Preventing Peaceful Change, Though, Will Keep Us in Crisis
By Michael McQuillan
Even as much of the nation is grieving for Justice Ruth Bader Ginsburg and girding for the Senate fight on her Supreme Court successor, that has not pushed social protest and policing reform off the nation's front pages. They remain urgent ongoing concerns. So, as we salute RBG’s legacy and decry Mitch McConnell's hypocrisy on how soon the Senate should fill her seat, the judicial system thrusts other issues at us.
Current events and rhetorical thunder will continue to motivate the Black Lives Matter movement, as well as its adversaries, as each proceeding's conclusion becomes breaking news.
On Wednesday, a Louisville, KY grand jury indicted one police detective on three counts of wanton endangerment for his wild gunfire into other apartments, but charged no one for killing Breonna Taylor, an African-American woman shot six times in her bed in March. A grand jury in Rochester, NY is weighing criminal charges for Daniel Prude's death; Prude, a Black man suffering from mental illness, suffocated on March 23 when police officers placed a bag over his head. The Eric Garner case, in which a police officer used a banned chokehold on Garner, an African-American man, to subdue and kill him in 2014 for selling loose cigarettes in New York City, has reopened with his family's lawsuit for a judicial inquiry into the actions of the police.
America has learned little since the 1968 Kerner Commission found police misconduct in minority communities the causal thread in urban uprisings. Bromides like "the vast majority are good cops but a few bad apples cause problems," trotted out during crises, make us complacent until the next crisis occurs.
Would a yearly roll call for the unarmed victims of police violence, as for our 9/11 dead, wake us from slumber? Put your heart into saying their names:
Amadou Diallo, Abner Louima, Sean Bell, Trayvon Martin, Tamir Rice, Michael Brown, Ramarley Graham, Walter Scott, Freddie Gray, Alton Sterling, Philando Castille, Akai Gurley, Sandra Bland, Stephon Clark, Eric Garner, Rayshard Brooks, Ahmaud Arbery, George Floyd, Breonna Taylor, Daniel Prude, Jason Blake, …..
Blood seeps through a "blue wall" police culture that without remorse treats each racial misconduct case as unique. That establishment lied about the 2014-2018 illegal arrest quotas targeting innocent youth in New York's Black and Latino neighborhoods, as Steven Maing's "Crime and Punishment" documentary on the New York Police Department 12 exposed.
The NYPD reluctantly formed a Training Advisory Council in 2015 to improve its race relations after Garner died. I was one of seven professionals recruited, appointed and deterred by opponents whose toolkit comprised deflection, distraction, delay. When Michael Julian, the Deputy Commissioner for Training, declared at the outset that "we deliberately avoid talking about race because it's so volatile," it signaled what was in store. I thought we'd work through his reserve in good faith, but found him a foot soldier in the psychological cold war that in three years forced our group to dissolve from frustration.
Surveying police departments in twelve other cities for race-related police academy and in-service programs, we endorsed what the Seattle Police Department had done as "highly developed" and worth replicating. All SPD executive, patrol and support personnel had mandatory full-day sessions on institutional and implicit bias; no other urban police department had both. Authentic role-play scenarios of traffic stops and other encounters in mock settings at a complex outside Seattle challenged police officials to master their training before field work resumed. SPD's documentaries on the history of police-community relations dating back to slave patrols sparked essential discussions.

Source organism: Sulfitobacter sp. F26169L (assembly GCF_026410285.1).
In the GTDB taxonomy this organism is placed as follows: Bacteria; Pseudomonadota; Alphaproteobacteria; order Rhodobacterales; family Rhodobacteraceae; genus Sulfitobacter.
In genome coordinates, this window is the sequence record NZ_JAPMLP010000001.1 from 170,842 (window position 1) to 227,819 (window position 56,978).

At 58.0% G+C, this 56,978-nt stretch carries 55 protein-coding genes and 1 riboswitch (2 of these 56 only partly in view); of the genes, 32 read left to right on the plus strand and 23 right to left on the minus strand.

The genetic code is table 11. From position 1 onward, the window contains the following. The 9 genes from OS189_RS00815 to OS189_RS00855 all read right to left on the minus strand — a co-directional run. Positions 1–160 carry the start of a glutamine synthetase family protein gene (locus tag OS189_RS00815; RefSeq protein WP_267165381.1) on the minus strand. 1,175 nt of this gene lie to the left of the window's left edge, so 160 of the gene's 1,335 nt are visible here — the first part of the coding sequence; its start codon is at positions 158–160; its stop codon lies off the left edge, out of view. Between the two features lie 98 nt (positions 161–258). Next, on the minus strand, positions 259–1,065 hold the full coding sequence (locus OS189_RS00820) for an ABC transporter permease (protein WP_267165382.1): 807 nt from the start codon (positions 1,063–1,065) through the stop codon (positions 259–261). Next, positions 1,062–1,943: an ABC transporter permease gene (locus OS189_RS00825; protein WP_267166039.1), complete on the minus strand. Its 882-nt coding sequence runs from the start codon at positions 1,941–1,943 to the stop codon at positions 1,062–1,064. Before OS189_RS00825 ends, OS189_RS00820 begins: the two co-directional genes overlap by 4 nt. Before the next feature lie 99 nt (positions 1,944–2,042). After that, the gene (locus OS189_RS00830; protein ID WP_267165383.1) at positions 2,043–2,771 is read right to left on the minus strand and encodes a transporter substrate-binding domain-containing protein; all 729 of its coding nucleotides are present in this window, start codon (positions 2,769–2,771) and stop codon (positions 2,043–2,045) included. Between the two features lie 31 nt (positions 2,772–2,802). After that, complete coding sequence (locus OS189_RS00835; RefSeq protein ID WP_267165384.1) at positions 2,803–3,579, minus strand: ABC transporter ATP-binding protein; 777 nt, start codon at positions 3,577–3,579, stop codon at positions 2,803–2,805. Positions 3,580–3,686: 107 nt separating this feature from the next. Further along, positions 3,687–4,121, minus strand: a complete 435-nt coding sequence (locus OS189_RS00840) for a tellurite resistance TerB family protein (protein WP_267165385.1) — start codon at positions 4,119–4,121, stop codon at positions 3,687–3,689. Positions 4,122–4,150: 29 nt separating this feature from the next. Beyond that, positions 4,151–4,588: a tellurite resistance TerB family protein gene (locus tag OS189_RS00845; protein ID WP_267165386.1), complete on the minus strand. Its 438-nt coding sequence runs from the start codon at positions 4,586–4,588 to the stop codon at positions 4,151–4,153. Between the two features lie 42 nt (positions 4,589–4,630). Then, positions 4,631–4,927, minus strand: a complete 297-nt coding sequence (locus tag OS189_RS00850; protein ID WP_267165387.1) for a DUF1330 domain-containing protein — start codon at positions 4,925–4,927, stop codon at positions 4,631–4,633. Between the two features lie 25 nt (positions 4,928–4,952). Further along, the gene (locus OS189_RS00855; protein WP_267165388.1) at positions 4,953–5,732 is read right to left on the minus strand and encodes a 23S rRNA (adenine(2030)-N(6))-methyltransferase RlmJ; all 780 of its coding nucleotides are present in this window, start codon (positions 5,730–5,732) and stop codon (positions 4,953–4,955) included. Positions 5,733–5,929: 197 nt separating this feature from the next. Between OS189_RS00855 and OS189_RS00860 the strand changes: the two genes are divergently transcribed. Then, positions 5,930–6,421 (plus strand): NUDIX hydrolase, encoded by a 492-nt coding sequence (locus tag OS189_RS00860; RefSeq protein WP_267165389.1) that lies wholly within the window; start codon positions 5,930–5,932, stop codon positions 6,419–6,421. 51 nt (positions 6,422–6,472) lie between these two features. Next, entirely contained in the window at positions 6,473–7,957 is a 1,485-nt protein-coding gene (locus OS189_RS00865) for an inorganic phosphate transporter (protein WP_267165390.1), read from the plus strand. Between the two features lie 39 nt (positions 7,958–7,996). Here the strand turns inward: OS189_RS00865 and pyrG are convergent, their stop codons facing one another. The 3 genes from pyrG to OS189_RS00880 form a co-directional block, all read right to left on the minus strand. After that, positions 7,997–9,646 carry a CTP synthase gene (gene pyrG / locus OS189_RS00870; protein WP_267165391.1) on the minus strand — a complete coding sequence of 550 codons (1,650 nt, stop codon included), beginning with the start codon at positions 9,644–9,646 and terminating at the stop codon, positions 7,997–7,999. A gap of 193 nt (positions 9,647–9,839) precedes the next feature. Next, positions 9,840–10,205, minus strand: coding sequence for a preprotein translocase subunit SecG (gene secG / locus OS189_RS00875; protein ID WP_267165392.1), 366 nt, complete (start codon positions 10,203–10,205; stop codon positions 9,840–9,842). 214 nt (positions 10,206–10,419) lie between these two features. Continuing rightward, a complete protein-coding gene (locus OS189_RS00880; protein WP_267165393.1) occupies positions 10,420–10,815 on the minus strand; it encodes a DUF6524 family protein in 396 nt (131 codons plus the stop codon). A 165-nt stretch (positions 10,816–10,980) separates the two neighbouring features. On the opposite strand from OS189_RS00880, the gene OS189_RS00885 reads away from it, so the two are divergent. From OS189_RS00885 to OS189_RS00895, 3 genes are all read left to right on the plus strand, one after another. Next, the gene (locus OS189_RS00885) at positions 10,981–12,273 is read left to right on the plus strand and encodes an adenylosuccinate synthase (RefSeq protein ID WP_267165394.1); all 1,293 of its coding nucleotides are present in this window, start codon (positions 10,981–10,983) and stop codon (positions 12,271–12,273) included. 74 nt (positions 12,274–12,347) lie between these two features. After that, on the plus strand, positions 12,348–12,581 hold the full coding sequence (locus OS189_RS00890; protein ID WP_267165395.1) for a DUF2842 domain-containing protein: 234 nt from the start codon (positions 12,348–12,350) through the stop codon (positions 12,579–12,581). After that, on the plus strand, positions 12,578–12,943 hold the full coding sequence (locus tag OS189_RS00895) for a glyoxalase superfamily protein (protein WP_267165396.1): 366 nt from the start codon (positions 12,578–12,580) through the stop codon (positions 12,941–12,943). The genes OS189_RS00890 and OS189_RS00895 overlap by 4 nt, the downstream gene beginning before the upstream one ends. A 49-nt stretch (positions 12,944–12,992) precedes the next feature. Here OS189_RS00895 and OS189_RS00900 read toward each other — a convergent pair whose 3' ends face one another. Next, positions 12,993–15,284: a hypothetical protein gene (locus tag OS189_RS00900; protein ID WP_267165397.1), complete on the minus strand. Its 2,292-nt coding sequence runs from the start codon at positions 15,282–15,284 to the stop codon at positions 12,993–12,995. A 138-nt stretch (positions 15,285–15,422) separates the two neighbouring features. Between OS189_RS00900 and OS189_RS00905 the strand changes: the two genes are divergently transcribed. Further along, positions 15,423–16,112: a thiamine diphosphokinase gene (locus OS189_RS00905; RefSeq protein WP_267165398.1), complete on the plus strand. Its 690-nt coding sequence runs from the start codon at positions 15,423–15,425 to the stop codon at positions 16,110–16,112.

NYPD sent two of us with a staff team to observe in Seattle. We were excited when a state-of-the-art police academy in Queens opened, with Seattle-like role playing replacing the old site's PowerPoint lectures. But in the end, what our group had done was resented. "The protocol is that people come here to learn what we do," academy officials said as bureaucratic inertia took hold.
NYPD delayed formal meetings at One Police Plaza for months at a time. We worked on our own during these intervals with no authority to advance our proposals. Its paid training consultants spurned contact, and we couldn't reach Commissioner O'Neill even though before him Bill Bratton had said "the race factor is undeniable in the police-community divide, and unless we can solve the race issue, we can't solve other issues."
The NYPD staff tabled crucial agenda items or interrupted the process, asserting that the First Deputy Commissioner had other groups waiting, hustling him from the conference room. We couldn't leverage outside support since the press office wouldn't announce we existed.
Police command calls civilians outsiders, critics enemies. Fear "they won't come when I need them and crime will increase" mutes elected officials' and the public's dissent; police culture, systemically racist, puts neighbors at risk when they leave home each morning.
"Those who make peaceful change impossible make violence inevitable," President John F. Kennedy said.
Will you say or do something to help before the next crisis occurs? What does your conscience tell you?
Michael McQuillan, who was Brooklyn Borough President Howard Golden's Adviser for Racial and Ethnic Affairs from 1988 to 2000, coordinated the Crown Heights Coalition, and later chaired the NYPD Training Advisory Council’s Race Subcommittee.